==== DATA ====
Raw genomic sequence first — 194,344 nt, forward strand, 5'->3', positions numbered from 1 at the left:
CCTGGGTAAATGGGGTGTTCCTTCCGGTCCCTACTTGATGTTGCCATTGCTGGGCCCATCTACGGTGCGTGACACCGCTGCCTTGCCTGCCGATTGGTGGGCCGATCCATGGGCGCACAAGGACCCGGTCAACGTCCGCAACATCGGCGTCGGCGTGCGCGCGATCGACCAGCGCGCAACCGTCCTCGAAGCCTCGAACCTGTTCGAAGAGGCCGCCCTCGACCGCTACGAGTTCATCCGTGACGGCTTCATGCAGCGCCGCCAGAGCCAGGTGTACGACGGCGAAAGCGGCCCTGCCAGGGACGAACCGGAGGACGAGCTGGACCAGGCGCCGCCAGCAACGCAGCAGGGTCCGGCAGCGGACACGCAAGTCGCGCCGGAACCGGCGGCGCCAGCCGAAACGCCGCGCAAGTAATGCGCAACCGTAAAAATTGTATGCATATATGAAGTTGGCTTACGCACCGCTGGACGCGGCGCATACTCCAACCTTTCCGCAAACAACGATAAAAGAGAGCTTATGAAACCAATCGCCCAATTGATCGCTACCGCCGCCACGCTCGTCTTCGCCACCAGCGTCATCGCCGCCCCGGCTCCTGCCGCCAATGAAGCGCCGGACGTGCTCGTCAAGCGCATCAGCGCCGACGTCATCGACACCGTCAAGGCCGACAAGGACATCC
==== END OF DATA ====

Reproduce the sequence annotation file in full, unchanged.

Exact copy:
Raw genomic sequence first — 194,344 nt, forward strand, 5'->3', positions numbered from 1 at the left:
CCTGGGTAAATGGGGTGTTCCTTCCGGTCCCTACTTGATGTTGCCATTGCTGGGCCCATCTACGGTGCGTGACACCGCTGCCTTGCCTGCCGATTGGTGGGCCGATCCATGGGCGCACAAGGACCCGGTCAACGTCCGCAACATCGGCGTCGGCGTGCGCGCGATCGACCAGCGCGCAACCGTCCTCGAAGCCTCGAACCTGTTCGAAGAGGCCGCCCTCGACCGCTACGAGTTCATCCGTGACGGCTTCATGCAGCGCCGCCAGAGCCAGGTGTACGACGGCGAAAGCGGCCCTGCCAGGGACGAACCGGAGGACGAGCTGGACCAGGCGCCGCCAGCAACGCAGCAGGGTCCGGCAGCGGACACGCAAGTCGCGCCGGAACCGGCGGCGCCAGCCGAAACGCCGCGCAAGTAATGCGCAACCGTAAAAATTGTATGCATATATGAAGTTGGCTTACGCACCGCTGGACGCGGCGCATACTCCAACCTTTCCGCAAACAACGATAAAAGAGAGCTTATGAAACCAATCGCCCAATTGATCGCTACCGCCGCCACGCTCGTCTTCGCCACCAGCGTCATCGCCGCCCCGGCTCCTGCCGCCAATGAAGCGCCGGACGTGCTCGTCAAGCGCATCAGCGCCGACGTCATCGACACCGTCAAGGCCGACAAGGACATCC